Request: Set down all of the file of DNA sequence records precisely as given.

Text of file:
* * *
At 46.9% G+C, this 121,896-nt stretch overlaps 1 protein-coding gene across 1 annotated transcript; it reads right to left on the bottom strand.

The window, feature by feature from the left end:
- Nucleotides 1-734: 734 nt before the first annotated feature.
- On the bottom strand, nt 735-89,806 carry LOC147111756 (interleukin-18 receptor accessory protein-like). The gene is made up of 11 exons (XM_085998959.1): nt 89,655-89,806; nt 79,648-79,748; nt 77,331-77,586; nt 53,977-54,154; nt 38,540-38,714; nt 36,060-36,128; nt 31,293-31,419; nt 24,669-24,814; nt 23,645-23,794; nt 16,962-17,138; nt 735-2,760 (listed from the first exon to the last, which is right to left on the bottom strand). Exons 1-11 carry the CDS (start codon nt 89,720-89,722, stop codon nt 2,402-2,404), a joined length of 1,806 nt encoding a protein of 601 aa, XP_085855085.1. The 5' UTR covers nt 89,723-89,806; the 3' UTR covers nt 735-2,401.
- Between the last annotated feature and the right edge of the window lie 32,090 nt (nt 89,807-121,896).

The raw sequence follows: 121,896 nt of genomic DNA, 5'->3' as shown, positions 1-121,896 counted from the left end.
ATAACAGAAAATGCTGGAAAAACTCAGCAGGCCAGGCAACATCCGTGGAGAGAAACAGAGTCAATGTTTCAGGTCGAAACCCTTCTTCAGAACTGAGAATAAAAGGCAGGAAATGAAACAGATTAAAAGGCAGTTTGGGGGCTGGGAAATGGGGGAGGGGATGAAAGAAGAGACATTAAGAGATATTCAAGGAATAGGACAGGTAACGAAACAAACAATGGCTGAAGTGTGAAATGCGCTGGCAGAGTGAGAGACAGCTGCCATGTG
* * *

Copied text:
At 46.9% G+C, this 121,896-nt stretch overlaps 1 protein-coding gene across 1 annotated transcript; it reads right to left on the bottom strand.

The window, feature by feature from the left end:
- Nucleotides 1-734: 734 nt before the first annotated feature.
- On the bottom strand, nt 735-89,806 carry LOC147111756 (interleukin-18 receptor accessory protein-like). The gene is made up of 11 exons (XM_085998959.1): nt 89,655-89,806; nt 79,648-79,748; nt 77,331-77,586; nt 53,977-54,154; nt 38,540-38,714; nt 36,060-36,128; nt 31,293-31,419; nt 24,669-24,814; nt 23,645-23,794; nt 16,962-17,138; nt 735-2,760 (listed from the first exon to the last, which is right to left on the bottom strand). Exons 1-11 carry the CDS (start codon nt 89,720-89,722, stop codon nt 2,402-2,404), a joined length of 1,806 nt encoding a protein of 601 aa, XP_085855085.1. The 5' UTR covers nt 89,723-89,806; the 3' UTR covers nt 735-2,401.
- Between the last annotated feature and the right edge of the window lie 32,090 nt (nt 89,807-121,896).

The raw sequence follows: 121,896 nt of genomic DNA, 5'->3' as shown, positions 1-121,896 counted from the left end.
ATAACAGAAAATGCTGGAAAAACTCAGCAGGCCAGGCAACATCCGTGGAGAGAAACAGAGTCAATGTTTCAGGTCGAAACCCTTCTTCAGAACTGAGAATAAAAGGCAGGAAATGAAACAGATTAAAAGGCAGTTTGGGGGCTGGGAAATGGGGGAGGGGATGAAAGAAGAGACATTAAGAGATATTCAAGGAATAGGACAGGTAACGAAACAAACAATGGCTGAAGTGTGAAATGCGCTGGCAGAGTGAGAGACAGCTGCCATGTG